Tim Jackson of the University of Surrey, who wrote the New Economics Foundation (NEF) report calls GDP "the myth of economic progress," a convenient framework that gives people the impression of advancement but it fails to measure progress adequately.
"It puts all the eggs in one basket, without paying attention to some other things like the level of inequality, the distribution of income, the level of crime in society, the environmental impact that generates that growth," says Jackson, a professor of sustainable development. "If the economy is growing and we have more money in our pockets but it isn't making us any happier, isn't that a good reason to reexamine how we measure progress?" he asks.
More orthodox economists challenge some of the NEF assumptions. Jonathan Loynes, an economist with a London business consultancy, Capital Economics, agrees that GDP is a narrow measure of prosperity and progress, but maintains that it is relevant to people's lives.
It's indisputable, he says, that when GDP goes into reverse, the average person suffers. "What most people don't want is to lose their jobs, struggle to pay mortgages, have houses repossessed, and that is that sort of thing that happens in a recession," he says.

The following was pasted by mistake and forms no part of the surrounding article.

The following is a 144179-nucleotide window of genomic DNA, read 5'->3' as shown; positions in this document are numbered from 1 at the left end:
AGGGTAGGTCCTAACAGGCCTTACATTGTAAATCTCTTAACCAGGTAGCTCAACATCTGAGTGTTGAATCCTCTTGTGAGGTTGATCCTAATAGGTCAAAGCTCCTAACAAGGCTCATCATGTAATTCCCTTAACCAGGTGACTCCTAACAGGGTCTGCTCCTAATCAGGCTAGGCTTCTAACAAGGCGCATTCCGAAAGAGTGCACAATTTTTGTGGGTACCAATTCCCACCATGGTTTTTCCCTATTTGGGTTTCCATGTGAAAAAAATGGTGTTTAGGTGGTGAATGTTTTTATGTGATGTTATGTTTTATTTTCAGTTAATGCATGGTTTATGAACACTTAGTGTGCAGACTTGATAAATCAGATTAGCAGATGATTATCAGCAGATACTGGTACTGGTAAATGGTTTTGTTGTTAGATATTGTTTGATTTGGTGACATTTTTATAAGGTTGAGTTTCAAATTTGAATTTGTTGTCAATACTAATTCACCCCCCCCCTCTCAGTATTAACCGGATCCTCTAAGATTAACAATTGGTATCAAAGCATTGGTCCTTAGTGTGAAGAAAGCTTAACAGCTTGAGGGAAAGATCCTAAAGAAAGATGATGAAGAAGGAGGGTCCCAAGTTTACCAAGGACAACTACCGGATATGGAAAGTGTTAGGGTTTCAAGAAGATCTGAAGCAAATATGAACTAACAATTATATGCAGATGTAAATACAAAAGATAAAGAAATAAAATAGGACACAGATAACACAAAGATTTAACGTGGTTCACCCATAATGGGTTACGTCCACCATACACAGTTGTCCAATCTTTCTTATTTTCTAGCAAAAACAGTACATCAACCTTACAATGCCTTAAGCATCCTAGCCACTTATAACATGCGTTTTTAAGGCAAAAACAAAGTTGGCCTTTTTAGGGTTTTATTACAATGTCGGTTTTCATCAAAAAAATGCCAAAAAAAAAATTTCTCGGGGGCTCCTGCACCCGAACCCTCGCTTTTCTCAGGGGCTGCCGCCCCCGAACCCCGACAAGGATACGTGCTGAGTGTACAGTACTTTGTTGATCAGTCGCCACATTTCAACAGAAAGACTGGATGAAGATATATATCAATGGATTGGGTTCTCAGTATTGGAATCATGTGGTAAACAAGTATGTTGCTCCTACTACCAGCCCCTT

Still, the NEF index is an idea being touted by an international network of economists, environmental groups, and sustainable development experts that want a more sophisticated measurement of quality of life - what some refer to as Gross National Happiness. It's a concept that Bhutan is already toying with, and the Asian mountain kingdom held an international conference last month on refining the measure.
The NEF - a economic, social, and environmental research group - says that its Measure of Domestic Progress (MDP) starts with consumer spending, and includes 20 other economic, social, and environmental factors - such as crime costs, air and water pollution, the breakdown of families, and loss of farmland. NEF figures that while GDP per head rose by 80 percent over the past 30 years, the quality of life fell throughout the 1980s, rose in the late 1990s, but has yet to recapture its 1976 peak.
It notes, for example, that while water and air quality have improved, environmental costs have increased 300 percent since 1950. Crime rose 13-fold during the same period, peaked in 1992, and is rising again.
Some governments are cautiously listening, though Hetan Shah, director of NEF's Well being Programme, admits that many are cagey about altering the way they measure progress.
And statisticians warn that governments will be wary of integrating every piece of data into one single, holistic measure that supposedly will tell us if life is getting better or worse. "You have to ask if that exercise useful or not," says Ian Scott at Britain's official number-crunching organization, National Statistics. "What is important for the statistician is whether you can measure something and whether the measurement actually means something."